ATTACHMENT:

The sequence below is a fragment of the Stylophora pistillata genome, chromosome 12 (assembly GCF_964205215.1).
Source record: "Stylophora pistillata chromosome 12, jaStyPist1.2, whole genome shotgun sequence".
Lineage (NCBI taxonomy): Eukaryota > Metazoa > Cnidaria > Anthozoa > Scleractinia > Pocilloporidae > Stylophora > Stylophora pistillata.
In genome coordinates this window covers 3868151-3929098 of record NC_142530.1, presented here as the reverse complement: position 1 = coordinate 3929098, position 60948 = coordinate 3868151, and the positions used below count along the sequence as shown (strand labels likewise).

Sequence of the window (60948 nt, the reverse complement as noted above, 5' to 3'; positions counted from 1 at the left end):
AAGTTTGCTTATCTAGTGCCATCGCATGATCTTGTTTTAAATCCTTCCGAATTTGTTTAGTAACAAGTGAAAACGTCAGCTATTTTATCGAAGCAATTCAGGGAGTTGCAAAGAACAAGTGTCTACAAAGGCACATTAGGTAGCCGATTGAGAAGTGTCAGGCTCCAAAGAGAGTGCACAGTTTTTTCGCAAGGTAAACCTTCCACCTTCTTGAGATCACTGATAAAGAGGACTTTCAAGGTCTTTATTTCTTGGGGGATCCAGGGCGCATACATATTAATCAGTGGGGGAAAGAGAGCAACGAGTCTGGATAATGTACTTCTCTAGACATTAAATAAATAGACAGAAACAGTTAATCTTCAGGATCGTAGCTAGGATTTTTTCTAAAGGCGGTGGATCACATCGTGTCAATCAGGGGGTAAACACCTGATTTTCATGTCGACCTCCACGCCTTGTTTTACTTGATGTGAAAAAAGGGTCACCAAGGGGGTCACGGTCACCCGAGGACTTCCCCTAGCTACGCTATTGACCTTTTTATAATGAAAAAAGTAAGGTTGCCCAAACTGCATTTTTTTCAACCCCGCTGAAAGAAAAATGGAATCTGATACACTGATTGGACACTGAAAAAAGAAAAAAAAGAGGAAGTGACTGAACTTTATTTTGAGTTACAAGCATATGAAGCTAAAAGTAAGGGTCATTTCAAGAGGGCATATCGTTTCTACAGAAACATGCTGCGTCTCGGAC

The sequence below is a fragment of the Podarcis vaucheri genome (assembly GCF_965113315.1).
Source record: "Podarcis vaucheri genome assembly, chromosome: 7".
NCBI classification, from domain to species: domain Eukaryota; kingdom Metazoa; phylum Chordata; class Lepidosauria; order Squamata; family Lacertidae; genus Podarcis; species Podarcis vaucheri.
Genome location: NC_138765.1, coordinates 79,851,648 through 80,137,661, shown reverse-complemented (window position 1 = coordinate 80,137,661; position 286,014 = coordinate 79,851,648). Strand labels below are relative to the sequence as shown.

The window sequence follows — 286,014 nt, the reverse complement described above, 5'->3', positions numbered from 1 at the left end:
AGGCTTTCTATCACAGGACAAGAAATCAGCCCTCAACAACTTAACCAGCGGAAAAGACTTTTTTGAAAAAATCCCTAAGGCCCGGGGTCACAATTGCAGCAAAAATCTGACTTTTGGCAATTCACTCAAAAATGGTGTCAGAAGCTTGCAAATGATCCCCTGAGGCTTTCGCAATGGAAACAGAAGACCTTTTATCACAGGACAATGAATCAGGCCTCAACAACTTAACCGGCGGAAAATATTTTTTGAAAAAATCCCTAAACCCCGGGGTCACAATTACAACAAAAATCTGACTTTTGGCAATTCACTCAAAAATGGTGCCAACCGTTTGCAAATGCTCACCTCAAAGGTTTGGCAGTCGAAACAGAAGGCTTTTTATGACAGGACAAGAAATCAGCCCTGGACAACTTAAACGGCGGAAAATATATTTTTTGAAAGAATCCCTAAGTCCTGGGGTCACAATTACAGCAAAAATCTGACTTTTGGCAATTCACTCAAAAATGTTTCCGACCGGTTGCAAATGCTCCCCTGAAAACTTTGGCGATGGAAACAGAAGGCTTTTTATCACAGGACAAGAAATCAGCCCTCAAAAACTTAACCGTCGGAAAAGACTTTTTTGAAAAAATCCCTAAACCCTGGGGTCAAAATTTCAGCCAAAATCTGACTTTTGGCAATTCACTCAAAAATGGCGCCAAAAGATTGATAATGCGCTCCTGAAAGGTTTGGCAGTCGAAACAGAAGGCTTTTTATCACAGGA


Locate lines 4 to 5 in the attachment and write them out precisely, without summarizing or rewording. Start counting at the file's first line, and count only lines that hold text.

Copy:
In genome coordinates this window covers 3868151-3929098 of record NC_142530.1, presented here as the reverse complement: position 1 = coordinate 3929098, position 60948 = coordinate 3868151, and the positions used below count along the sequence as shown (strand labels likewise).

Sequence of the window (60948 nt, the reverse complement as noted above, 5' to 3'; positions counted from 1 at the left end):